Q: I’m an ESL teacher in Istanbul and my students are confused about this sentence in our exercise book: “The more money a person has, the more he or she can buy.” They think it is a sentence fragment, and after looking at it, so do I. Can you shed light on this? My students like grammatical explanations, and they love stumping their teacher.
A: What has caught your students’ attention is a common way of setting up a comparative sentence in English. In this case, the sentence is made up of two comparative clauses, each one beginning with the word “the.”
The example in that exercise book (“The more money a person has, the more he or she can buy”) is a complete sentence, not a sentence fragment. The word “the” at the beginning of each clause is an adverb and part of the adverbial phrase “the more.”
It might be easier to see what’s going on here if we use a simpler example: “The faster I work, the sooner I’m done.” This is grammatically similar to “I work the faster, I’m done the sooner.”
As the Oxford English Dictionary explains, the adverbial “the” is used to precede a comparative adjective or adverb, with the two words forming an adverbial phrase that modifies a verb.
The usage isn’t as complicated as it sounds, and it’s easy to spot. Just look for sentences with pairs of clauses that start with “the more,” “the less,” “the better,” and so on.
This way of constructing comparative sentences has been a feature of English since the late 800s, according to the Oxford English Dictionary.
Citations in the OED include this passage from Shakespeare’s Henry IV, Part 1 (1598): “Though the camomill, the more it is troden on, the faster it growes: so youth the more it is wasted, the sooner it weares.”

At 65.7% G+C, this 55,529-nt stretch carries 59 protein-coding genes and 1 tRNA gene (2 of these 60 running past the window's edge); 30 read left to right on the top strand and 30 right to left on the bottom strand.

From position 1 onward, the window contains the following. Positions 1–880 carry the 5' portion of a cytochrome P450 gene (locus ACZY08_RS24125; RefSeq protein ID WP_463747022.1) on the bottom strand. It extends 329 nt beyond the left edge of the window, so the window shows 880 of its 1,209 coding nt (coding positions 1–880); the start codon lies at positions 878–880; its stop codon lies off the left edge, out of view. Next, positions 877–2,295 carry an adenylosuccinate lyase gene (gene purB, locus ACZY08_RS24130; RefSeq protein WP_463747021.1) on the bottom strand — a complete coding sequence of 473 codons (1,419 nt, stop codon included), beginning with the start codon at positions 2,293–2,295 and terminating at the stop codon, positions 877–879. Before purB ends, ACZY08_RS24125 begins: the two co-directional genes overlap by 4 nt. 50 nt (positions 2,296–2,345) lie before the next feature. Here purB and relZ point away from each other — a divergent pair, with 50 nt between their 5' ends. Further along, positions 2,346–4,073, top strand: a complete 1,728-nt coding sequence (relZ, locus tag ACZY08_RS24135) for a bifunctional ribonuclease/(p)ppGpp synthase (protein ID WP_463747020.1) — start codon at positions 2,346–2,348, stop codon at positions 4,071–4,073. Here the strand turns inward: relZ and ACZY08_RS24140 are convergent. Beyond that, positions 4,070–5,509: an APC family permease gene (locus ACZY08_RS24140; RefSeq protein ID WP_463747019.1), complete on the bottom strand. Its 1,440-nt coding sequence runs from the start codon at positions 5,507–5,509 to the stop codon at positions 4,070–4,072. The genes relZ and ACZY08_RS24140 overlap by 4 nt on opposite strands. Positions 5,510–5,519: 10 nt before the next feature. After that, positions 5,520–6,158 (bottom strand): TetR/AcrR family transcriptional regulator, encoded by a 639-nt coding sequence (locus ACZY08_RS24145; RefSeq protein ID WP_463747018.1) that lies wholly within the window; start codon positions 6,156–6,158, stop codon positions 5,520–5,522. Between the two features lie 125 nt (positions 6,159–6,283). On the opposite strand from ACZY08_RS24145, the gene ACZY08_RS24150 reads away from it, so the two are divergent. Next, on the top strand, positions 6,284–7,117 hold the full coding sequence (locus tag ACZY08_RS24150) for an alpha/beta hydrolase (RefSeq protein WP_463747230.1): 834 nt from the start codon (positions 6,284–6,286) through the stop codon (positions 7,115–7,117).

What’s happening grammatically? The OED says these constructions indicate “proportional dependence between the notions expressed by two clauses, each having the + a comparative.”
The dependent (or subordinate) clause usually comes first, says the OED, using this example: “The more one has, the more one wants.”
In sentences like these, the OED adds, “the … the …” pairs can be defined as meaning “by how much … by so much …” or “in what degree … in that degree….”
So the OED example above (“The more one has, the more one wants”) can be reinterpreted as “In what degree one has more, in that degree one wants more.”
Another source, The Cambridge Grammar of the English Language, has these examples: “The more you practice, the easier it becomes” and “The longer we stay, the more chance there is that we’ll be caught.”
The Cambridge Grammar calls sentences like these “correlative comparative constructions,” and says they can be arranged in two ways:
(1) More commonly, both clauses begin with a “the + comparative” phrase, and the subordinate clause comes first: “The older he gets, the more cynical he becomes.”
(2) But the clauses can be reversed, with the comparative in the main clause omitting “the”: “He becomes more cynical the older he gets.”
In adjectival comparatives, Cambridge says, the verb “be” is sometimes dropped. Here’s one of the examples given (we’ll put the omitted verb in brackets): “The harder the task [was], the more she relished it.”
We run across these elliptical usages in poetry as well as in catchphrases like “The hotter the oven the better the pie.” Even more compact are well-known expressions like “The sooner the better” and “The more the merrier.”
That last one is described by the OED as a proverb meaning “the more people or things there are, the better an occasion or situation will be.”
It was first recorded (as “ye mo ye myryer”) in a Middle English poem from the late 1300s. The lack of a verb hasn’t hurt it any, since it’s been rolling along merrily ever since.
We hope this answers your question. We’ve used more technical language than usual on the blog, but you say your students like grammatical explanations!
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